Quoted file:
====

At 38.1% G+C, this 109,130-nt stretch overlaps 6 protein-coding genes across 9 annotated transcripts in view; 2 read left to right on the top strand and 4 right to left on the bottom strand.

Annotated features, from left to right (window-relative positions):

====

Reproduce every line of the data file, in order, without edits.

At 38.1% G+C, this 109,130-nt stretch overlaps 6 protein-coding genes across 9 annotated transcripts in view; 2 read left to right on the top strand and 4 right to left on the bottom strand.

Annotated features, from left to right (window-relative positions):